Never mind that all the women loved Ami, while the guys (particularly Sarge) were at best tolerating Rory's various eccentricities, making Rory a relatively easy person to pick off at a later time. All in all, a near-complete strategic fumble by the ex-Lopevi, although it's quite possible that Julie and Twila's minds were already set on Rory when they talked with the guys, and no amount of discussion could have diverted them.
Alas, poor Rory. We also knew him as "Royry." And "a grown-ass man."
He didn't really do anything spectacularly strategic in this episode, but we're handing Chris the Slitty this week for what was essentially an hourlong showcase of editing hints at Chris's [Spoiler alert!] future mastery.
It started in the "Previously on... Survivor" segment opening the show. One of the treasured editing shorthand symbols for "being in charge of the game" is showing someone chopping things with a machete. There was Chris, not once, but twice chopping with a machete (with a drumbeat soundtrack, no less). Sure, Rory was also shown wielding a machete over at Yasur, but, well... only one of them made it through the episode, and this is a long-term foreshadowing bit.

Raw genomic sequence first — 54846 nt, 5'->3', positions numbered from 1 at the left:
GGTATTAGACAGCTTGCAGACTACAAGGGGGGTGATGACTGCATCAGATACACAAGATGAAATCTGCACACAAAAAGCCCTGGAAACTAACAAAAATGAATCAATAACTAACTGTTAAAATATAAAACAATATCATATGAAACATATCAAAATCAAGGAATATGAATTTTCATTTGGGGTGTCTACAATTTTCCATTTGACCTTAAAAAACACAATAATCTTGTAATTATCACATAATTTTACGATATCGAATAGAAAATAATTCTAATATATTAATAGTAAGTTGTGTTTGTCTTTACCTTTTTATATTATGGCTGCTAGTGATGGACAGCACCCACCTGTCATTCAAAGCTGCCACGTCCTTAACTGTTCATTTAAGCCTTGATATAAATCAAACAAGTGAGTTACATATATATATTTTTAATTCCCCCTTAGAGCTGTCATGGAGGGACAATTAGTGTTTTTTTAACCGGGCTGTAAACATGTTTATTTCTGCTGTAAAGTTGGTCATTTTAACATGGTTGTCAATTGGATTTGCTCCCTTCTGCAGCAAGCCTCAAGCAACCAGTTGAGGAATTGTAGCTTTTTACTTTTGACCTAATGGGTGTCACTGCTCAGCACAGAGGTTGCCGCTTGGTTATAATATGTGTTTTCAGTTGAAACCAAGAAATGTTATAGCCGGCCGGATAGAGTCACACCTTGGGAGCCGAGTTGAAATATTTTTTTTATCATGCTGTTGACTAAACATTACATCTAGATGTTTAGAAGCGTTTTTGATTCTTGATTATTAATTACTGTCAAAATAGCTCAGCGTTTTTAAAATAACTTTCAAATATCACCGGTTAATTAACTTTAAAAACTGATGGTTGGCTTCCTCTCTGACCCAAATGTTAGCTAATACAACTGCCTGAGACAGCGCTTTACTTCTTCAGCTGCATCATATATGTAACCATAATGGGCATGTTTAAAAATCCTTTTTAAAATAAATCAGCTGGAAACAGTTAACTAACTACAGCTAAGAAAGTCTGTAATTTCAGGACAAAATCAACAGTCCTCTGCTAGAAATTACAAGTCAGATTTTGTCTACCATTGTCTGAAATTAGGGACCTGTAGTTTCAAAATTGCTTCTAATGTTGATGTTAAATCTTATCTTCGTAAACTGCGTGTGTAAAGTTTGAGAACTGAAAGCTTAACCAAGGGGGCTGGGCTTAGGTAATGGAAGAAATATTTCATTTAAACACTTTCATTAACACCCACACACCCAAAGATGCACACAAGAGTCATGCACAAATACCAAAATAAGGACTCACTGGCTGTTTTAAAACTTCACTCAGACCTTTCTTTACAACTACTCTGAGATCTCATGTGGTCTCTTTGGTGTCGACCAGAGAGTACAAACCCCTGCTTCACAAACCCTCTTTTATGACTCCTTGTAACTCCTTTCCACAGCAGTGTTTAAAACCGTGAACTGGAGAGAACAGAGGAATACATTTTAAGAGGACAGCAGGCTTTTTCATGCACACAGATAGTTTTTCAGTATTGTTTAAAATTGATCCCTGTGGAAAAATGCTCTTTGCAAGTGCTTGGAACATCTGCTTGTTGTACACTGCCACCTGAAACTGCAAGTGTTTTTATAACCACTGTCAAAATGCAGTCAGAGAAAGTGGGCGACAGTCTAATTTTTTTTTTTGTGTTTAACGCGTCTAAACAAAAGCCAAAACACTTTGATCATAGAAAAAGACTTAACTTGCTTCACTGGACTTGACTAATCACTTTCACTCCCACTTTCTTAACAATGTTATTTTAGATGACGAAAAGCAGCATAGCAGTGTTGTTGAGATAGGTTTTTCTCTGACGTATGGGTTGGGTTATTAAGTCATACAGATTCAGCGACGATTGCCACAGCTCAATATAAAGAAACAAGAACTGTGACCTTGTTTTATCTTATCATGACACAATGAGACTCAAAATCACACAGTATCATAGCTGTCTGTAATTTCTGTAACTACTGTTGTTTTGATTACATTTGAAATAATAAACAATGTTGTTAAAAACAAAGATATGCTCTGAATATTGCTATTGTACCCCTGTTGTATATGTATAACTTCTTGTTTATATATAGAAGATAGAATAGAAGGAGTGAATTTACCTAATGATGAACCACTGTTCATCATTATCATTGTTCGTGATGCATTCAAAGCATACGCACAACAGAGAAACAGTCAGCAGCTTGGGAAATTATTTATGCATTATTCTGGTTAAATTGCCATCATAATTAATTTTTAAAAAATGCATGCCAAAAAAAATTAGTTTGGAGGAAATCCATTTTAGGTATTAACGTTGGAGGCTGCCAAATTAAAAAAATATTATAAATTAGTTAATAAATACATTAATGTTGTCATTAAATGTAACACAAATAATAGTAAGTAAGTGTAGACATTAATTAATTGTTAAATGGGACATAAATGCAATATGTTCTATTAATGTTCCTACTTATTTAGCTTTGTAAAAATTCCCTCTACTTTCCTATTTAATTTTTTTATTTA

But perhaps the most glaring "Hey! Look at Chris!" inclusion was the immediately pre-merge flipbook of Chris's many, many final two agreements on Lopevi (Chad, Julie, Sarge). To be fair, some of them were more "Should we watch each other's backs after we merge?" But even so, Chris was not even mentioned as a target in this episode, so it served no immediate narrative purpose. And with the luxury of perfect hindsight, that's something to which we should be paying attention, right?